Matthew Kukah, the current bishop of the Roman Catholic Diocese of Sokoto, says there are no solutions to Nigeria’s problems.
He said all the nation has are coping mechanisms to deal with the problems more appropriately.
Asked if the solution to Nigeria’s problems is the restructuring of the nation, Kukah said: “Anybody pretending that restructuring is the solution to our problems… it isn’t, because there are no solutions.
“They are coping mechanisms that you can design.
“People focus on power, but the irony now, if we don’t know, is that somebody has written a fine book, we are seeing the end of power in the way and manner that we understand it.
“Here in Nigeria, people think of power and they think about it in the relation to the ability to give a big cheque, the ability to sign a contract, ability to people in NNPC, ability to give oil wells.
“This is absolute nonsense because it doesn’t carry with it the moral authority. The most important thing, of course, is that… ok, look at the day Mark Zuckerberg went to Congress, it affected the stock market.
“Now, the mystery, the mistake of power no longer exists; if you talk about restructuring, again, we are captives of vocabulary, and by the time you translate it, then it becomes a problem.
Northerners are beneficiaries of restructuring
Kukah said the north has a lot to benefit from restructuring, stating that the region currently has the highest levels of poverty in the country.
“You know here in Nigeria, when you throw a concept after some time it becomes a weapon. Interestingly, people think that the north, or maybe their body language suggests that they are not interested in restructuring,” Kukah added.
“But in reality, the beneficiaries of restructuring are the northerners. How? Because as the chief of army staff and everybody has accepted, Boko Haram is a product of poverty.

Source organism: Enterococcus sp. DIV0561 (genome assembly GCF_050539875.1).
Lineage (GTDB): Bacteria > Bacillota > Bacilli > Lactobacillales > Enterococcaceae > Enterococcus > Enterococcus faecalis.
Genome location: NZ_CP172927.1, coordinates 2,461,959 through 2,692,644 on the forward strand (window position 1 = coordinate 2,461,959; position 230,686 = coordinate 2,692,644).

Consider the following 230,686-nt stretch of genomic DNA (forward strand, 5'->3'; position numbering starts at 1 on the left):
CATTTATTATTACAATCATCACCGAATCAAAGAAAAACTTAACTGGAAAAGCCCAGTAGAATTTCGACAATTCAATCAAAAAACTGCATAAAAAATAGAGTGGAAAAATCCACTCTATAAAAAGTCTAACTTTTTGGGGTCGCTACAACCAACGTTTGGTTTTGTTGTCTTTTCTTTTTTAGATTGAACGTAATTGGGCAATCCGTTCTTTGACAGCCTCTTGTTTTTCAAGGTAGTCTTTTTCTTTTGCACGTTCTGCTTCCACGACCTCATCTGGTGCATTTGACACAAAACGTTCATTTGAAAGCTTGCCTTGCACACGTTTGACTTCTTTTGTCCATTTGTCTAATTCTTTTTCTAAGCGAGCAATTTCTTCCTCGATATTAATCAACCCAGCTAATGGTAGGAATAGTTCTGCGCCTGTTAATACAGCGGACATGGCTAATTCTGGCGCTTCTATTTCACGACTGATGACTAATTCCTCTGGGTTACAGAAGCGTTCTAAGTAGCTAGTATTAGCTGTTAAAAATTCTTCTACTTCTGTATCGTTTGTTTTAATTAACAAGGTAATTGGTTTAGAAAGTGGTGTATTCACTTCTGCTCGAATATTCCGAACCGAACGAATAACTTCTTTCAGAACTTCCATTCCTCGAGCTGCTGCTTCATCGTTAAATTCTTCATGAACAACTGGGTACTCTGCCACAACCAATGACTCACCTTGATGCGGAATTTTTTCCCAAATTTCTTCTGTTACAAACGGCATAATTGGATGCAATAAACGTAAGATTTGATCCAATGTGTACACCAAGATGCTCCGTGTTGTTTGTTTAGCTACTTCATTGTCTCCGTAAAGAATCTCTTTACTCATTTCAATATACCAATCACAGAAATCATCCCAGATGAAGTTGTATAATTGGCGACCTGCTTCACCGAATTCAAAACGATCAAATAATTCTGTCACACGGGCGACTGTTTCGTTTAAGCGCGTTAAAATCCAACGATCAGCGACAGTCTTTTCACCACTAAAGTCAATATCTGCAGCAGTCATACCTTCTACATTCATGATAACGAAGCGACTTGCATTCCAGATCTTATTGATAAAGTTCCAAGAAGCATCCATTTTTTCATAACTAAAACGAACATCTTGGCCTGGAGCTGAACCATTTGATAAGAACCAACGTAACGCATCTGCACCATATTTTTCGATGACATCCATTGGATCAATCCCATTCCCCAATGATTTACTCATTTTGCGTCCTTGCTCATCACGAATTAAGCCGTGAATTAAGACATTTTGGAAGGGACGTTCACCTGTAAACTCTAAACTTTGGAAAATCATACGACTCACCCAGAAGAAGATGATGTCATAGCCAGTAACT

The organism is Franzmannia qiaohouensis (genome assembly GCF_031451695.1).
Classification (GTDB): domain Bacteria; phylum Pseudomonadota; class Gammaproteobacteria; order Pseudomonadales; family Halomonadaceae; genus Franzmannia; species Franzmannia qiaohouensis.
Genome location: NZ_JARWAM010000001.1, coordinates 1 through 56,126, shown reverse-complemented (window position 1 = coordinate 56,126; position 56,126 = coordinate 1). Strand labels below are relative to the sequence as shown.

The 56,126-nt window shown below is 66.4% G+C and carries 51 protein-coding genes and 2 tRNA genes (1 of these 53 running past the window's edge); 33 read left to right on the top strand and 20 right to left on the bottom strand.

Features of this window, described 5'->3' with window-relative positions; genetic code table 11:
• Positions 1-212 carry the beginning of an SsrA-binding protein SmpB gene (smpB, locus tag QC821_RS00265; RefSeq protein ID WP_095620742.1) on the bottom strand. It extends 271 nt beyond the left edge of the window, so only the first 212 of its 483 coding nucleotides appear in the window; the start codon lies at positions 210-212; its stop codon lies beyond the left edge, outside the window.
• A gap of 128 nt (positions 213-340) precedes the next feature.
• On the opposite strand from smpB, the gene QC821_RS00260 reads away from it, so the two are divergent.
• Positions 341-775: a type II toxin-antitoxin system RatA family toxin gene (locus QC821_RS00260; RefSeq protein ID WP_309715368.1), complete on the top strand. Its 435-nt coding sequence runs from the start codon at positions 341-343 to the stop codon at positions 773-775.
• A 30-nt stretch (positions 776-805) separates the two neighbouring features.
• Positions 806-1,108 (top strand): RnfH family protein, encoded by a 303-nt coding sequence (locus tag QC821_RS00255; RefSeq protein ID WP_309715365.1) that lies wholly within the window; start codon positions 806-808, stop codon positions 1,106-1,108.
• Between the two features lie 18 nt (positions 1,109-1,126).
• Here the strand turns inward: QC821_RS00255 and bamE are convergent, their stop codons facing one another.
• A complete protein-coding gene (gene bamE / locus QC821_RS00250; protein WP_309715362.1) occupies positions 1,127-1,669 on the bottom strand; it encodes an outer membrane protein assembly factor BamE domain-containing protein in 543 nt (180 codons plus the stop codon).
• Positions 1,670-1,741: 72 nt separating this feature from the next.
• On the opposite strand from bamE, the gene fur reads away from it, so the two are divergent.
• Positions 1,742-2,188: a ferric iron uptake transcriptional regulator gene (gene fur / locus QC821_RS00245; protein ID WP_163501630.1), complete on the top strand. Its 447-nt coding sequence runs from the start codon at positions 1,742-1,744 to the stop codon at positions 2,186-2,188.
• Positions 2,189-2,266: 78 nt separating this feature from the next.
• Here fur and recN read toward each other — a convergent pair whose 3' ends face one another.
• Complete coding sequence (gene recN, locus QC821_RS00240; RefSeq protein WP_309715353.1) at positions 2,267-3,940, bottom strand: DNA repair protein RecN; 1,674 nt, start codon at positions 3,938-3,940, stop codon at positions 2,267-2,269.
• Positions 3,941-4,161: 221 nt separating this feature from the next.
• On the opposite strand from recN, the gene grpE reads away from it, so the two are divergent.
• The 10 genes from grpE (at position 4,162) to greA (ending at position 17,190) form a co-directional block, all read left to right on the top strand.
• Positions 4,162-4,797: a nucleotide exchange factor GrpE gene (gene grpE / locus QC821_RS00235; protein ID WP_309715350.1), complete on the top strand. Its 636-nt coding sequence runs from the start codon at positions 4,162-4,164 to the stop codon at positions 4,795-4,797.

“The poverty level of the southwest are hovering between 13 to 17 percent. What is Zamfara today? It is a cesspit of violence; the poverty levels whether in Zamfara, or Sokoto, or Katsina or Kebbi, the average state in northern Nigeria is hovering between 70 and 80 percent.
“It is actually in our interest to understand that the one thing we have monopolised in Nigeria is poverty, because if being in power were enough, the northerners have been in power more than anybody.
“The power you are talking about is the power of ideas, and you know a lot of things have been so demystified, and I give you an example. 9/11, the destruction of the twin towers, it cost al-Qaeda $500,000.
“From reconstructing the twin towers and finding Osama Bin Laden, it ost the Americans $3.3 trillion. So the world is changing; it is now a world of ideas, it is no longer a world where you are monopolising power because of region or religion”.
The next election in Nigeria will be completely different, stating the rise of political intellectualism in Nigeria’s politics.
Kukah said the debate between Peter Obi, the PDP vice-presidential aspirant and Vice-president Yemi Osinbajo is a sign that Nigeria is at the threshold of a new governance system, where it will be ideas versus ideas — not where a clique decides the next president.
“For me the real restructuring is about the future; how do you create an environment in which everybody can excel”.
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